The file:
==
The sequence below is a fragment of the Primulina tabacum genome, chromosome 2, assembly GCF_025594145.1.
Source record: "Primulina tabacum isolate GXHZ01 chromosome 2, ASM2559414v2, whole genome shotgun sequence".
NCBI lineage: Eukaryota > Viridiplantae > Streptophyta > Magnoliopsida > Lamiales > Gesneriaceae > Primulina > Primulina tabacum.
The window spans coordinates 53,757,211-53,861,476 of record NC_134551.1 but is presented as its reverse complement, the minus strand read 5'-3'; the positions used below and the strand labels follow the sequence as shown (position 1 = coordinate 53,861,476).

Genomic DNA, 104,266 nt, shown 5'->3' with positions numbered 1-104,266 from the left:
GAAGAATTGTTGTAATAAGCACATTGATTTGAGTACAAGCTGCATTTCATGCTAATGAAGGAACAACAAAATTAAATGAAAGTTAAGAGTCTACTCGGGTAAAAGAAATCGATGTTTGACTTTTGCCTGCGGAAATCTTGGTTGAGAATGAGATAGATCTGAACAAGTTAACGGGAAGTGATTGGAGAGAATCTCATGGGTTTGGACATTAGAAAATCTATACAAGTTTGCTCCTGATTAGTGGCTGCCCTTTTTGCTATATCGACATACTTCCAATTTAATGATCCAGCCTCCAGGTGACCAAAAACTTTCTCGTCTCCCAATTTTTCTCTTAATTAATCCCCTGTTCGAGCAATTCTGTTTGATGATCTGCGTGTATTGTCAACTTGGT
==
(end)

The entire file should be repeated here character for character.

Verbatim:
The sequence below is a fragment of the Primulina tabacum genome, chromosome 2, assembly GCF_025594145.1.
Source record: "Primulina tabacum isolate GXHZ01 chromosome 2, ASM2559414v2, whole genome shotgun sequence".
NCBI lineage: Eukaryota > Viridiplantae > Streptophyta > Magnoliopsida > Lamiales > Gesneriaceae > Primulina > Primulina tabacum.
The window spans coordinates 53,757,211-53,861,476 of record NC_134551.1 but is presented as its reverse complement, the minus strand read 5'-3'; the positions used below and the strand labels follow the sequence as shown (position 1 = coordinate 53,861,476).

Genomic DNA, 104,266 nt, shown 5'->3' with positions numbered 1-104,266 from the left:
GAAGAATTGTTGTAATAAGCACATTGATTTGAGTACAAGCTGCATTTCATGCTAATGAAGGAACAACAAAATTAAATGAAAGTTAAGAGTCTACTCGGGTAAAAGAAATCGATGTTTGACTTTTGCCTGCGGAAATCTTGGTTGAGAATGAGATAGATCTGAACAAGTTAACGGGAAGTGATTGGAGAGAATCTCATGGGTTTGGACATTAGAAAATCTATACAAGTTTGCTCCTGATTAGTGGCTGCCCTTTTTGCTATATCGACATACTTCCAATTTAATGATCCAGCCTCCAGGTGACCAAAAACTTTCTCGTCTCCCAATTTTTCTCTTAATTAATCCCCTGTTCGAGCAATTCTGTTTGATGATCTGCGTGTATTGTCAACTTGGT